The Pilgrims' Scallop Shells and the Methodist Church

Ever wondered what the the shell symbol on the Methodist Church logo came from?

To me, the question was first sparked when I read Paulo Coelho's "The Pilgrimage" and tried to make a connection between 'Camino de Santiago' route symbol and the MCSA emblem.

Just as the Muslim tradition requires that all members of the faith, at least once in their life, make the same pilgrimage that Muhammad made from Mecca to Medina, so Christians in the first millennium considered three routes to be sacred.
Each of them offered a series of blessings and indulgences to those who traveled its length.

The first led to the tomb of Saint Peter in  Rome; its travelers, who were called wanderers, took the cross as their symbol.

The second led to the Holy Sepulcher (a grave room) of Christ in Jerusalem; those who took this road were called Palmists, since they had as their symbol the palm branches with which Jesus was greeted
when he entered that city.

There was a third road, which led …

Iinkobe (Maize Kernels)

Endleleni esuka kumzi wamandulo wasekhaya(kwaMakasi), eLubhelu, eNqabarha, sasingisa eQhingqala ngeenjongo zokundwendwela idlaka leKumkani uHintsa (Ah! Zanzolo).

Safika kwikhaya lenkosi yasemaMbanjweni, safika iNkosi ikhona (Ah! Ntabozuko) sicela imvume yokusondela apho iphumle khona ikumkani. 
AmaMbanjwa asikhomba eNqadu emaTshaweni kuba bona babekwe ngamaTshawe ukugada idlaka, khonukuze sifumane imvume. 

Kodwa phambi kokuba sinduluke sahlaliswa phantsi, saba zindwendwe, saviswa izibele zasenkosini sihleli nabantu abadala, sasikelwa inyama, sabelwa iinkobe. Emva koko sasingisa eNqadu, koMkhulu.

(Imifanekiso ipapashwe ngegunya nemvume yosapho) 

Ah! Lwaganda. Ngqika, King Of The Rharhabe [1776-1829]

Another early start to the day on the morning of the 5th day of July 2015; destination:King Ngqika's grave.
Ngqika was buried at sunset on the day he died, according to full Xhosa custom inside a cattle kraal, in which oxen and cows were placed at night.

Their milling about obliterated the grave itself, in which Ngqika's karosses, clothes, ornaments, tobacco sack, pipe saddle and bridle, and the mats on which he had slept were laid beside him.

St Matthews Mission

This post was inspired by my resent read, Marguerite Poland's book, Shades. 

"The lights moved on, disappearing one by one as the procession dipped towards the drift out of sight below the ridge. There was a stillness then for he could no longer hear the horses' hooves, and only the leaves of the oak before the porch turned restlessly against each other. Beyond, where the bush reached down to the edges of the kitchen garden, the twigs of the thorn trees tapped rhythmically: a small, secret tattoo in the dark."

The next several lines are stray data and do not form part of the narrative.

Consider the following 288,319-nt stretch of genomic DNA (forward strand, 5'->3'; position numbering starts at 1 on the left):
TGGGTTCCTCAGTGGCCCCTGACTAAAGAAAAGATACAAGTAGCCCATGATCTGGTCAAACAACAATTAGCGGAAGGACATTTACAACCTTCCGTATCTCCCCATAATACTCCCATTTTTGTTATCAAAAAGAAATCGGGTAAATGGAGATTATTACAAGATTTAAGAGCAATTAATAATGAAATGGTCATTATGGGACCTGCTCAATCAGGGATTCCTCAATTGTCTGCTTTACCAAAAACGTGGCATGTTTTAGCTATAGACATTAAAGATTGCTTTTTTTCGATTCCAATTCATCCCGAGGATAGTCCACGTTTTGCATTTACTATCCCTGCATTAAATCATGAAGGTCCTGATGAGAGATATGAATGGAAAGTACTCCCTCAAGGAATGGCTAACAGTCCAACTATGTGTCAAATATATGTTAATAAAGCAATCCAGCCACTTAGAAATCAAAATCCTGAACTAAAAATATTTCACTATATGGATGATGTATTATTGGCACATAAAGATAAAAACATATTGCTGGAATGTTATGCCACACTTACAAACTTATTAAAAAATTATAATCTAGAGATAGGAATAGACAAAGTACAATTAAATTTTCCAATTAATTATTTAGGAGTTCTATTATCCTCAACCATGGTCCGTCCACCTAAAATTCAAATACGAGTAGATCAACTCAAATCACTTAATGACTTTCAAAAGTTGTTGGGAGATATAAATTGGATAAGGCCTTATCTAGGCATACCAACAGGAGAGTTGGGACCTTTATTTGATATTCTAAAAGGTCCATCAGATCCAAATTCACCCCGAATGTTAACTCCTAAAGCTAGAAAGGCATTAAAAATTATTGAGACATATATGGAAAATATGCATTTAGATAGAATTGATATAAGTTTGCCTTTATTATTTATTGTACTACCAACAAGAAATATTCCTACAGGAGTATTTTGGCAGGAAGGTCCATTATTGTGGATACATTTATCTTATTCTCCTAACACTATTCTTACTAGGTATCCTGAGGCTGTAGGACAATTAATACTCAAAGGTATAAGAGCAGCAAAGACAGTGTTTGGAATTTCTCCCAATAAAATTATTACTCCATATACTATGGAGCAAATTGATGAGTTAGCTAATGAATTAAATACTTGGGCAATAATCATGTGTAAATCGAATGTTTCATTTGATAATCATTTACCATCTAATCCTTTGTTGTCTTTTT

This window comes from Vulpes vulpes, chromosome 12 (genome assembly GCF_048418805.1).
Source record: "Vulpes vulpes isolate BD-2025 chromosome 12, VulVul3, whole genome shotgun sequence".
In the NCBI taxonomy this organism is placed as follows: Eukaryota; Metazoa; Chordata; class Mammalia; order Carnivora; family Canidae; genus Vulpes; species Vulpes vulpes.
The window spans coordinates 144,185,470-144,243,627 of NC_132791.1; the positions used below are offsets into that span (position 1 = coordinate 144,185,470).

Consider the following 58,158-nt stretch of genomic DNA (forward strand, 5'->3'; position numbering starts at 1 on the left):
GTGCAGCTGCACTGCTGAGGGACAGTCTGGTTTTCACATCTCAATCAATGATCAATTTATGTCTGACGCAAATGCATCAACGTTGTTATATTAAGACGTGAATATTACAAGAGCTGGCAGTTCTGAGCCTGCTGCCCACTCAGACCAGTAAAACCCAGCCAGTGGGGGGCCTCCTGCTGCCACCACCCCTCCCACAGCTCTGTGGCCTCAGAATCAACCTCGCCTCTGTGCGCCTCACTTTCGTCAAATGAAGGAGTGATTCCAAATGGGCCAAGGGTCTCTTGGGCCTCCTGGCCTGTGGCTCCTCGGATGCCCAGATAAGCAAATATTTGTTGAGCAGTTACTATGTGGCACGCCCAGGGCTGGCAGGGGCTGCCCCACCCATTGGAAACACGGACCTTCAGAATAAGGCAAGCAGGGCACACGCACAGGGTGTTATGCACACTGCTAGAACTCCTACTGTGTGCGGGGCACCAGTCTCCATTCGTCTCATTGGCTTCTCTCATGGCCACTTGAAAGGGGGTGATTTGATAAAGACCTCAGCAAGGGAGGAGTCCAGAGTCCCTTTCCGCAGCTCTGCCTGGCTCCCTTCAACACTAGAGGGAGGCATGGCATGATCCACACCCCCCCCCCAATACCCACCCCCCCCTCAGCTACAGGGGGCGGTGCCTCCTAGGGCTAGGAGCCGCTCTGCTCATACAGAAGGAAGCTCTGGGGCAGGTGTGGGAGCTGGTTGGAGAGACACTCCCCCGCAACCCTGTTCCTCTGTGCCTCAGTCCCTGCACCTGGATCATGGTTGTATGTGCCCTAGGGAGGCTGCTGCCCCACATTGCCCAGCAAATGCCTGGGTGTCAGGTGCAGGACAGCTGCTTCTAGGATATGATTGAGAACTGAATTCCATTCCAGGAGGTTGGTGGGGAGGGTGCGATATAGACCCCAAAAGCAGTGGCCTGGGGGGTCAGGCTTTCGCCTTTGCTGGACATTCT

Sunday morning, 5th July 2015, I called on St Matthews mission, just a few kilometers outside the town of Keiskammahoek, Eastern Cape.

St Matthews Mission was founded in 1855, by Bishop Armstrong on 600 hectares of land in Keiskamahoek donated to the Anglican Church by Chief Socishe.

The first building for the mission school was built in 1855 by the Military Chaplain, Dacre, just before the arrival of the Resident Missionary, the Rev H.B. Smith who arrived in Sept…

The Ridge Road, from eDutywa to eDwesa, via Nqabarha


Siyakukhulula Madiba, Aah! Dalibunga!!

I would like it to be said that, "Here lies a man who has done his duty on earth". That is all.

Ah! Jong'umsobomvu!

Early Sunday morning of the 8th December 2013, I took a long ascent up iNtaba kaNdoda to visit chief's burial site.

The mirror of Nothonto
For his mother's likeness
The black water snake from Xhukwane
Sharp eyes daring the red dawn
Learning lifelong lessons here
At the Mngcwangeni foot of this Ntaba kaNdoda
During the Thuthula moment of the war of Amalinde

The black water snake who crossed famed rivers
Who fought in valiance in the waterkloof
And Amathole stirring Jingqi's passions
All the way to the island

Mover of people, patriot, hero, strategist
Eloquent intellect
Ngqika's beloved son
The whole nation salutes you.


Portrait photograph (#337) of Chief Maqoma courtesy of Gustav Theodor Fritsch Collection